The Girl Whisperer
as published by
The Sunday Guardian of March 30
I was sending e-mail back and forth to Jahman Anikulapo, the editor of the Guardian on Sunday, in pursuit of information about various matters, when I asked him about a certain fellow who had contacted me on some pressing issue. Jahman gave a striking description of the person in one sentence. He said, "He says he wants to marry Chimamanda".
Now, for many people, including the person described, that aspiration is highly delusional. Chimamanda Ngozi Adichie is one of Nigeria's most celebrated writers, known world-wide after only a couple of major books, but once she catches your attention, you stay caught. The reasons are simple, she appears very, very intelligent, she is hugely successful and she also has striking good looks. What more could any man want, you might ask? One of the men I respect most in the world of literature, (he who lives in the Arts Villa) and whom I know would hack any suspect work of art to ribbons and then scatter the remains to the winds, walks gently around Chimamanda. She can do no wrong where he is concerned. In all fairness, she is yet to put a foot wrong (or her typing fingers, in this case) since she started writing. "Everybody loves chimamanda" should be the name of a new series on television.
Now what is the Chimamanda factor, and why does it make grown men become blushing kids whenever she breezes into a room? She's a very attractive woman but there are many attractive women in this country, and for the frequent fliers, outside our shores as well. She's also hugely successful, but walk into any Nigerian bank or major oil company now and ask any attractive female how much she earns yearly and you'll come to an instant understanding that success has become a Nigerian. The mix for the young chimamanda has to be the simplicity around her. All genius borders on complexity but for this young woman, the face she chooses to present to the world is a very gentle, smiling one. It's unlined by the meanness that follows the loan-sharks masquerading as bankers in Nigeria or the predatory etchings on the brow of the average successful person.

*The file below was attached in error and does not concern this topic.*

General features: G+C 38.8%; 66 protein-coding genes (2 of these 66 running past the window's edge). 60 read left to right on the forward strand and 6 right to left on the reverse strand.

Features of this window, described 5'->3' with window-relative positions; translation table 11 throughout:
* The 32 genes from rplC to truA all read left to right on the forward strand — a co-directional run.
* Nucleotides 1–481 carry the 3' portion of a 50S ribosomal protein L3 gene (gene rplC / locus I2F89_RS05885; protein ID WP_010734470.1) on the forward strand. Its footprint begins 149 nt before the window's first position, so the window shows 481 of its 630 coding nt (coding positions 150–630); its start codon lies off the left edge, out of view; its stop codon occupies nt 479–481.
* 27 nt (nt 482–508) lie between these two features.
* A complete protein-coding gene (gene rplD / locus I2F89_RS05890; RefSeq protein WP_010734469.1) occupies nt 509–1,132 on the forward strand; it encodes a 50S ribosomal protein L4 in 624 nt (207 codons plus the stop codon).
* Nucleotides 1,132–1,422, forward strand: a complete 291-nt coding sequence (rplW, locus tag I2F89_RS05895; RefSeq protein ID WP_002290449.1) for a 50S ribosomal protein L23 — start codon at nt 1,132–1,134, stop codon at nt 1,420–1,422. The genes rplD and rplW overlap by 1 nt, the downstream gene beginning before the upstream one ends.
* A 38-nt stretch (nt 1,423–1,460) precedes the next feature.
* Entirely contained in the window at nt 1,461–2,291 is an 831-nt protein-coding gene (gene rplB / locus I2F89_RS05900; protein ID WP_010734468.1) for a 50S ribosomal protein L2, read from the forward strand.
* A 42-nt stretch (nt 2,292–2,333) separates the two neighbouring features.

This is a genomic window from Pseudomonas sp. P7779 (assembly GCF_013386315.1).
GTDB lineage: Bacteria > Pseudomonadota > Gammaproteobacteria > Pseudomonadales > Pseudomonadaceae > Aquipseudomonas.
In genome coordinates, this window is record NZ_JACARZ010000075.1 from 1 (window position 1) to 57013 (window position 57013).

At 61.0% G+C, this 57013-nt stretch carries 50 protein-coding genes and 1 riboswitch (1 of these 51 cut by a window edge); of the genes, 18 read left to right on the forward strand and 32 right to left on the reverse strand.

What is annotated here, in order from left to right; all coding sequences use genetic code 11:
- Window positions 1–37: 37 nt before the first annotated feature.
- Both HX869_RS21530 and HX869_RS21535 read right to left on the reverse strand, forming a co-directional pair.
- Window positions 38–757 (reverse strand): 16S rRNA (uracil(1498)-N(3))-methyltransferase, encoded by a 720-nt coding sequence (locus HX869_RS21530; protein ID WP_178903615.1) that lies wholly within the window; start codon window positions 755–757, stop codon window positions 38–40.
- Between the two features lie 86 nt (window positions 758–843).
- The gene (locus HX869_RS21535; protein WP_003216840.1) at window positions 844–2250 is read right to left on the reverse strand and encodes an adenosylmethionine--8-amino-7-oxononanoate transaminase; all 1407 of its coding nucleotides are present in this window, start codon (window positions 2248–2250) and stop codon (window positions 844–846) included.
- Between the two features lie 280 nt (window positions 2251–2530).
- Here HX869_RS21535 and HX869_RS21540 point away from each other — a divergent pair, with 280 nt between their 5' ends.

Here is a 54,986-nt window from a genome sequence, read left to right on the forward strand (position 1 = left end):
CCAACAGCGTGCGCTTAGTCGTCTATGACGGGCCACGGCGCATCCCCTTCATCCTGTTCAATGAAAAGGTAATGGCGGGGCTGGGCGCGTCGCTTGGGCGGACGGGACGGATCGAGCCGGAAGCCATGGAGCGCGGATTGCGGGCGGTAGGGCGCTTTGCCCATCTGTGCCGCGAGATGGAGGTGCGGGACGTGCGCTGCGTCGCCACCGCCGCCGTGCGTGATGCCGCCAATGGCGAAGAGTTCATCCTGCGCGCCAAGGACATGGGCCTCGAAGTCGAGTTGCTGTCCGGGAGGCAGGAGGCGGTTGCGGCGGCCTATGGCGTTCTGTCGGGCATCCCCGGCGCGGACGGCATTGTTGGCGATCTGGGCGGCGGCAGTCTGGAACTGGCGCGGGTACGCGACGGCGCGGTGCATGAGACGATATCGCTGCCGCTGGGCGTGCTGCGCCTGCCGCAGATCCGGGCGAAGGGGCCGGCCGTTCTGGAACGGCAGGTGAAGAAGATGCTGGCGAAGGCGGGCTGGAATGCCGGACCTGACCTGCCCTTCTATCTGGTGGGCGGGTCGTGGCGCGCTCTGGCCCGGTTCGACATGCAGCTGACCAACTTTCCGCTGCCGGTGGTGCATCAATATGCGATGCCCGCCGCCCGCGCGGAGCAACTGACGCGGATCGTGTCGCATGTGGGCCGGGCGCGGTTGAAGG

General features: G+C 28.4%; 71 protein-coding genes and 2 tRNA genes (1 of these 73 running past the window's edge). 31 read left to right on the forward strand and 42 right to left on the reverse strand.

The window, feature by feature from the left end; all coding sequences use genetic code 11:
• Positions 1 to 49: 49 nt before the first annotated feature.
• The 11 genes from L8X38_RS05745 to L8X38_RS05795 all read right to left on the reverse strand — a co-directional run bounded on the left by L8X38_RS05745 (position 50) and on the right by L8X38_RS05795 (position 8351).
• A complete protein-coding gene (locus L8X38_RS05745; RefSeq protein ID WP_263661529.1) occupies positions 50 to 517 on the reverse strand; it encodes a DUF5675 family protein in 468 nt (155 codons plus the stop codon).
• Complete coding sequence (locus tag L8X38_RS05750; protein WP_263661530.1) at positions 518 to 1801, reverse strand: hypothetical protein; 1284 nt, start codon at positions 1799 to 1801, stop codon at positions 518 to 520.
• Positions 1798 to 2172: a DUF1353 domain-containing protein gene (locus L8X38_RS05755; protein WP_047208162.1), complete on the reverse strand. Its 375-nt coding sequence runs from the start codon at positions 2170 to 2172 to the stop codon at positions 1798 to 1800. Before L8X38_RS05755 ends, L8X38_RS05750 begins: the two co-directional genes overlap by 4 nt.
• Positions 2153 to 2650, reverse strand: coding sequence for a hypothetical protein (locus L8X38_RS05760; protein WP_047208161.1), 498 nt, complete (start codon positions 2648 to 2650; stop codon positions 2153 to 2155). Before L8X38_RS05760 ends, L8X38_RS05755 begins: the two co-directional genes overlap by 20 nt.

The Whisperer has met with Chimamanda several times; once, about 3 years ago, at an Association of Nigerian Authors gathering, where even the Whisperer made no significant impact on her despite his best posturings because three-fourths of the place was doing the same; again, last year in the studios of the television show host, Funmi Iyanda, where a more meaningful conversation about dramatic literature took place; and shortly after, at the drama-fest titled 'A Season Of Soyinka' which the Whisperer produced. One thing struck me time after time about her - she really is a very sweet girl and the attention generated by her works has not turned her into a virago.
So why does the whole world want Chimamanda, the young woman who, along with a few others from this country, has defied logic and made a major success of herself in a world of literature controlled by a western world that usually only fetes J.K.Rowling and her ilk?
It must be that everyman instinctively feels the need to protect her, to keep her sweetness untainted by the vagaries of life. It must mean that even with all her success, Chimamanda appears to be a little girl lost and the sense of chivalry in the average man will make him lay down his life in the defence of her virtue.
For the lack of a better phrase, there is a factor called the 'Chimamanda factor' which draws men. The Whisperer has in times past referred to women who possess this as "Thoroughbreds" or "The Girl Next Door" types. It's a sure-fire way of generating attention whether you want it or not, if you are of either of these two categories. Here's to many more women like these who add gentility to life and keep the essence of their womanhood.
Sometime, somewhere, and with great indignation, someone will read this and say, "You don't even know chimamanda. She's absolutely the opposite of what you wrote". I do not care what she is to others, but for the Whisperer who watches all and appreciates true beauty, and for all the men who are in hot pursuit of her in their minds and in real life, (no matter how deluded they are about their chances), I urge, dream on. Our dreams can be a source of joy in a bleak world. And to Chimamanda, and all women like her, I say, remain true to yourselves. It's a better world because you're in it